Can Bankruptcy Prevent An Eviction for a Renter?

If you pay rent for your housing, and you file for bankruptcy, how it will be affected will depend on whether you are behind in your payments, if your landlord has started eviction proceedings, and whether the landlord takes any other action in bankruptcy court.

Filing for bankruptcy will not relieve you of your obligation to pay rent, although it may help with any arrearages, depending on your situation.

If you are not behind in your payments, then you should continue to pay your rent, then your landlord does not need to be notified of your bankruptcy, and probably won't even find out about it. However, you will have to list any rent deposit as assets in your bankruptcy petition, but in most cases, it will be within the exemption limit, and so, the trustee will not seek it to pay creditors.

If you are behind in rent, but the landlord has not yet gotten an eviction order from the court, then the automatic stay that results from filing for bankruptcy will stop the eviction, unless the landlord successfully files a motion with the bankruptcy court to lift the automatic stay. However, once the bankruptcy petition is filed, you will have to stay current with rent payments; otherwise, the landlord can evict you, because the automatic stay does not affect any debts incurred after the filing. But even if you stay current with rent payments, some states will allow a landlord to evict you, anyway, although your back rent will still be discharged.

If your landlord obtains a judgment for possession before you file for bankruptcy, then the landlord may proceed with the eviction, unless you can successfully challenge it in court. However, to successfully challenge a pending eviction in court, the laws in your state must allow this. If your state allows it, then you have to:

Most courts, if the landlord objects, will allow an eviction to proceed because it is his property, and since you don't own the property, it is not part of the bankruptcy estate, and cannot be used to pay any creditors.

There is a special case in the Bankruptcy Abuse Prevention and Consumer Protection Act of 2005 that allows a landlord to evict based on endangerment of property or the illegal use of controlled substances on the property, but only if the landlord files with the court, and serves the tenant, a certification under penalty of perjury that such an eviction action has been filed, or that the debtor, during the 30-day period preceding the date of the filing of the certification, has endangered property or illegally used or allowed to be used a controlled substance on the property.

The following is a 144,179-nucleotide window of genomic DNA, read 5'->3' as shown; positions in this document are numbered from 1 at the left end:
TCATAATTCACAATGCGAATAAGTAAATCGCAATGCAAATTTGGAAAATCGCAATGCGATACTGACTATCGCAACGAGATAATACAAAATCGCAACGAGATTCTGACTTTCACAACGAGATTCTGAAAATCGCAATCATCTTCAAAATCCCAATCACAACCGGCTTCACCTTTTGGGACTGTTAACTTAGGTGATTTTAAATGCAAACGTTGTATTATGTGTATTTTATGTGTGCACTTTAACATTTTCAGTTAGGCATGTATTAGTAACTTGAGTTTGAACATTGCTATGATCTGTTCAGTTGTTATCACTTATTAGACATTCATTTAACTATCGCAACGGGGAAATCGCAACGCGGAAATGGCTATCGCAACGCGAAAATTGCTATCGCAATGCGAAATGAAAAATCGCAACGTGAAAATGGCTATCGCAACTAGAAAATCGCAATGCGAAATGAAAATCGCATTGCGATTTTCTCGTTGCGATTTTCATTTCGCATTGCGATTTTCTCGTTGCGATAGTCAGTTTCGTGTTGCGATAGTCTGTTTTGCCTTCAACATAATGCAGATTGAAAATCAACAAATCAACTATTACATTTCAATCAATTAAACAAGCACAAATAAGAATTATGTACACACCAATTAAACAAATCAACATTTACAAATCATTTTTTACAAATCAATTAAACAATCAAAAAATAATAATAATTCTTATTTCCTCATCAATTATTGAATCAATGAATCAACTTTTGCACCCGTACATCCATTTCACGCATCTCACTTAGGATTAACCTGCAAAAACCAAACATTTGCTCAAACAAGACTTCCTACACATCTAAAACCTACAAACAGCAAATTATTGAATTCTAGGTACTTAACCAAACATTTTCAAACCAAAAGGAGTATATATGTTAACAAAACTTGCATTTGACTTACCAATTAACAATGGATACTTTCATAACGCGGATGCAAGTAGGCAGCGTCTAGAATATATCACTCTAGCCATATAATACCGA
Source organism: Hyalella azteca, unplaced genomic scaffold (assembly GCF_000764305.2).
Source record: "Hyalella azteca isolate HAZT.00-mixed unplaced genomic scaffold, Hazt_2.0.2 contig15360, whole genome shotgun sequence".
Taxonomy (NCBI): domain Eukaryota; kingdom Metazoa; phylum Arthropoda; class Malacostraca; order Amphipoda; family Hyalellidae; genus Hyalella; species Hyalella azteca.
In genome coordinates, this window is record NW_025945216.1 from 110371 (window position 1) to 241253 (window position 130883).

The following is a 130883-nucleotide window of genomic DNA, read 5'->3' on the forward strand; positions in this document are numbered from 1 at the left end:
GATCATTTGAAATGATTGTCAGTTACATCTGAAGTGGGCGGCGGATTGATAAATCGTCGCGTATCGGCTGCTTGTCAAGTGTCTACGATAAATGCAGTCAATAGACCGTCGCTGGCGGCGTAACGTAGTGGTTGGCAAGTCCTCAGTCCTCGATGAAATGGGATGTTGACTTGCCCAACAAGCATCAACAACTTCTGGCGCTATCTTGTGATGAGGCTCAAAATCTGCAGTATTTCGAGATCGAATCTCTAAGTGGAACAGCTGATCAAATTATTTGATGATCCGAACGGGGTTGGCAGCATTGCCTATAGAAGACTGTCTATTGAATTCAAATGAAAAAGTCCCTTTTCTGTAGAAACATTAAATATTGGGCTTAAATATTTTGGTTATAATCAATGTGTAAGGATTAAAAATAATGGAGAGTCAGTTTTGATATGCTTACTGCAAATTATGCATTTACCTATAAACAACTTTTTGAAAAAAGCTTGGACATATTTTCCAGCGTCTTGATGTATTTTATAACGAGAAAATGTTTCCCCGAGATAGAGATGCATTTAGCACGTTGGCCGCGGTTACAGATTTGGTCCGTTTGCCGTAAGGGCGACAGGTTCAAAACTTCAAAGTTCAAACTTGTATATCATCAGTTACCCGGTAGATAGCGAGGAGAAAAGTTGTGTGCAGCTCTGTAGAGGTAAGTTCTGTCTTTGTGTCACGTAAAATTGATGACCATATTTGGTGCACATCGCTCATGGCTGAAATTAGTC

Once this certification is filed, the tenant has 15 days to object to the truthfulness of the certification. The court must hold a hearing within 10 days, and if it agrees with the objection, then the automatic stay remains in effect; if the court disagrees with the objection, then the eviction can proceed.

Is utopia possible? Maybe not a perfect society, but is it possible to improve the happiness of society with simple changes to government policies? My new book, Trickle-Up Economics, proposes that it is, indeed, possible to improve the happiness of society by structuring the tax code according to very simple economic principles that anyone can understand. This tax proposal will not only improve the lives of many people, but it will also increase economic output. By understanding these basic economic principles, it will be easier to understand why the present tax structure not only hurts many people and increases inequality, but actually reduces economic wealth. Trickle-Up Economics also suggests a much better way to vote, so that better policies can be implemented, thus reducing the influence of money and corruption in politics.